Draw It Up: Darren McFadden’s TouchdownJed Jacobsohn/Getty Images
The Oakland Raiders have, over the past few seasons, quietly rebuilt themselves into one of the toughest, most physical teams in the NFL. New players like second-year linebacker Rolando McClain and old ones like Richard Seymour are again making the Raiders one of the hardest-hitting, nastiest teams in the league — the kind of team no one wants to play because, if you face them Sunday, you won’t want to get out of bed Monday morning.
Oakland running back Darren McFadden is also slowly living up to the promise he showed at Arkansas. After modest yardage totals in his first two seasons, McFadden rushed for more than 1,000 yards last season. He’s off to a great start this year, as evidenced by his 171-yard, two-touchdown performance against the New York Jets on Sunday.
The key play for McFadden and the Raiders was his 70-yard touchdown run in the second quarter, which came on the Raiders’ base run play: the inside zone. The theory behind “zone running” is that, given all the multitude of shifts and maneuvers a defense can present — and the many formations offenses use nowadays — you need clear rules to run the ball effectively. The zone allows the offensive line to work together, double-teaming the defensive linemen before sliding off to block the linebackers (the “second level defenders”), while the running back has freedom to find the open crease. Against the Jets on this play, McFadden attacked the interior of New York’s defense before bouncing it around end for the big gainer.
There are different ways to teach the zone run, but the most common is to teach a “covered” or “uncovered” principle. If the offensive lineman is covered — i.e. there is a guy right across from them — there is less “zone” than good old-fashioned football: hit the guy across from you. (There is quite a bit of technique involved, but for targeting purposes that’s the key point.) The “zone” element comes up for offensive lineman who are “uncovered,” — i.e. do not have a defender lined up across from them. Their job then becomes to “zone step” (there is the zone concept) to the side the ball is going to, looking to help double-team a defensive lineman and help out their teammates. Those two linemen will work up to block the linebackers after getting that initial push and movement. The running back’s job is to run to the side the ball is going, usually with an aiming point just outside the offensive guard (the lineman next to the center). He will actually read the defensive line: If his key goes inside, he goes outside; If his key goes outside, he cuts the ball back inside.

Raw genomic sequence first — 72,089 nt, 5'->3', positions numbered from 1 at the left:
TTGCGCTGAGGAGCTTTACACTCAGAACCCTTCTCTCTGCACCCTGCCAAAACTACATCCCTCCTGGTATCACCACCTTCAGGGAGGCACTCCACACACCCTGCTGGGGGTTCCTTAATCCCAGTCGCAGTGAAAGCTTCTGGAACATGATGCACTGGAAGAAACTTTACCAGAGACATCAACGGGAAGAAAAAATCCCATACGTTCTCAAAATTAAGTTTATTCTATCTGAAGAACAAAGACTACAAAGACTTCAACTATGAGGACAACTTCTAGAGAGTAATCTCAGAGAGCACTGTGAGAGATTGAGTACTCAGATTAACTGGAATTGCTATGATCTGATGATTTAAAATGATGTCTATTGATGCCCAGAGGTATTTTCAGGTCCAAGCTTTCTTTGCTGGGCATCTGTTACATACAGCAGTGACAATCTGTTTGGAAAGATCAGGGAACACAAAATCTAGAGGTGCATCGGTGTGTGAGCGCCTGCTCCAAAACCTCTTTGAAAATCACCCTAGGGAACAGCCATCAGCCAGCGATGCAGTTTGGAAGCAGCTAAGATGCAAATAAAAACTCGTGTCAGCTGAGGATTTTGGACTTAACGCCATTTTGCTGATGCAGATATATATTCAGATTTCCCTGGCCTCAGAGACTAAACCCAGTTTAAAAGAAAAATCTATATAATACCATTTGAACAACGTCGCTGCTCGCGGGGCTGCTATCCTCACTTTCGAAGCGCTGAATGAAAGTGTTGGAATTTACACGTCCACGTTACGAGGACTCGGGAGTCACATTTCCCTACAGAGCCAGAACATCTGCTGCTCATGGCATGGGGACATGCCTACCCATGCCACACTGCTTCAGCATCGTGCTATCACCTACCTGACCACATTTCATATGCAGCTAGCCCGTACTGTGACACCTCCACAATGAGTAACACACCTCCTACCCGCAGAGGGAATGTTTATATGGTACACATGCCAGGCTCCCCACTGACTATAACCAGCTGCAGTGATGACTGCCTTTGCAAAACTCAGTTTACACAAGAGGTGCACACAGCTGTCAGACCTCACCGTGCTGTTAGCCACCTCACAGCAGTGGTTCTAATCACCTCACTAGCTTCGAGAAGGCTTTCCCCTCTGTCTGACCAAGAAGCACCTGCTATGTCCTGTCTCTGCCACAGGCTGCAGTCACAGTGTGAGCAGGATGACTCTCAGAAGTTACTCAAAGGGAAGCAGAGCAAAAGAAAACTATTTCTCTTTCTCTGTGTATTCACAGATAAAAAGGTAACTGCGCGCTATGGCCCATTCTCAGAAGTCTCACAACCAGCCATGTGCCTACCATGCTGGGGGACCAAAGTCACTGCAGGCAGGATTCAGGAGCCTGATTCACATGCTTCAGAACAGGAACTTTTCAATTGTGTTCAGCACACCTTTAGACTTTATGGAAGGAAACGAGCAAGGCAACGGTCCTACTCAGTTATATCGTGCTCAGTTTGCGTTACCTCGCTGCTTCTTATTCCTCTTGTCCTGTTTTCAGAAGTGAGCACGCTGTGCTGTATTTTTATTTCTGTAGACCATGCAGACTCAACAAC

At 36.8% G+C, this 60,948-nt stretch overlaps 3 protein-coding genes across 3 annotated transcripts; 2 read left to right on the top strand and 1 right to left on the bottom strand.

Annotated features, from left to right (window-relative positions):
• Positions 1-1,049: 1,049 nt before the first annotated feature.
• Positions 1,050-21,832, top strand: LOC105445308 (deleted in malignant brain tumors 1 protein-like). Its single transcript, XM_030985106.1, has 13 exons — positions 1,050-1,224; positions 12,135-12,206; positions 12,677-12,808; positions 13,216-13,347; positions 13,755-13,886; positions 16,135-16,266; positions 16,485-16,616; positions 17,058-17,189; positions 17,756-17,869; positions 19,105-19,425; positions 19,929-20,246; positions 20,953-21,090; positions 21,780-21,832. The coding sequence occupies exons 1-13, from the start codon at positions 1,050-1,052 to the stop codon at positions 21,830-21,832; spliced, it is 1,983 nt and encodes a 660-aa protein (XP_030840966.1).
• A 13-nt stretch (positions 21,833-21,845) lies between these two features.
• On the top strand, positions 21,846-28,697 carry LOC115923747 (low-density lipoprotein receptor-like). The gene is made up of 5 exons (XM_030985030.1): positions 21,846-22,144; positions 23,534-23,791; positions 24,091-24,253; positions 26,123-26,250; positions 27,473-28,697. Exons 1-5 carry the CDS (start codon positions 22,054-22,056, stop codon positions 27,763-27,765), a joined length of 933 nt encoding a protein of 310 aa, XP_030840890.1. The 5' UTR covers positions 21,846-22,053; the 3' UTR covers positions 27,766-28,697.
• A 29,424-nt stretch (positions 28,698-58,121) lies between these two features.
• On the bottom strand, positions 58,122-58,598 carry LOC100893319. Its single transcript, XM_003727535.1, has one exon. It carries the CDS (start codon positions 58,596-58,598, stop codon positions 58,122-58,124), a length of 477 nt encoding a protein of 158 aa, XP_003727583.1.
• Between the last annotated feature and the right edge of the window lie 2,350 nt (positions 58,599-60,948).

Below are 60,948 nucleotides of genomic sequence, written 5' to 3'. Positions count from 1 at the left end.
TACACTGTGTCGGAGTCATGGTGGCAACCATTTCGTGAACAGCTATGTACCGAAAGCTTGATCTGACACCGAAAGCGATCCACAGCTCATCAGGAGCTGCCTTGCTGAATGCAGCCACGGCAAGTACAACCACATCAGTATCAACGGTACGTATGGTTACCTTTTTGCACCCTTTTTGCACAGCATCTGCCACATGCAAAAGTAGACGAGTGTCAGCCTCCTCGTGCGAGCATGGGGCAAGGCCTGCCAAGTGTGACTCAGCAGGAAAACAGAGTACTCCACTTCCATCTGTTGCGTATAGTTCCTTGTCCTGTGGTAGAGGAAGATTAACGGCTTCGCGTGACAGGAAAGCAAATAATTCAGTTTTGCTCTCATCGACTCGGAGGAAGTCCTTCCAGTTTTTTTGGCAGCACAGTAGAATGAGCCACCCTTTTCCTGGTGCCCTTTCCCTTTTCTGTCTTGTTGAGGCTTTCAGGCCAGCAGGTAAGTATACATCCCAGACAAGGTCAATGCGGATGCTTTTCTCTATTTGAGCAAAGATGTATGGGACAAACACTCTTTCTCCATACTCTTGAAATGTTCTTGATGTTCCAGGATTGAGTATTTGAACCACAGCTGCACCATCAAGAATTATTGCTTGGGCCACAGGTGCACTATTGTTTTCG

The Raiders applied these rules to perfection against the Jets. On the long touchdown run, Jets coach Rex Ryan borrowed a page from his dad’s playbook and used what’s called the “Bear” front, named after the 1986 Chicago Bears defense. (The famous “46” defense Buddy Ryan perfected used a “Bear” alignment but has some other bells and whistles not worth getting into right now.) In the front, the three defensive linemen reduce their splits and line up on the center and both guards, instead of wider over the tackles or tight end. The purpose of doing this is to clog the interior, something Rex Ryan went to because of the Raiders’ strong running attack. To protect the outsides, the linebackers line up outside the offensive tackle and tight end, respectively, while the Jets had two inside “linebackers,” one of them being safety Eric Smith.
Because the Jets used this reduced defensive alignment, the primary job for the Raiders’ blockers under their zone blocking rules was just to fire out against the defenders across from them. McFadden took the snap and attacked the inside, but, in an effort to clog up the inside lanes, something else opened up: the outside. Specifically, because the Jets’ defensive linemen lined up so far inside, the tight end and offensive tackle to the Raiders’ left were free to block Eric Smith, lined up as a linebacker inside, and Bart Scott, who was responsible for contain. The key block was by tight end Kevin Boss, who managed to “reach” Scott and pin him to the inside; Scott’s job should have been to funnel any runs back to the inside where he had help. Instead, McFadden slipped around end and got good blocking from the receivers — and from there he simply outran Antonio Cromartie and the rest of the Jets defense.
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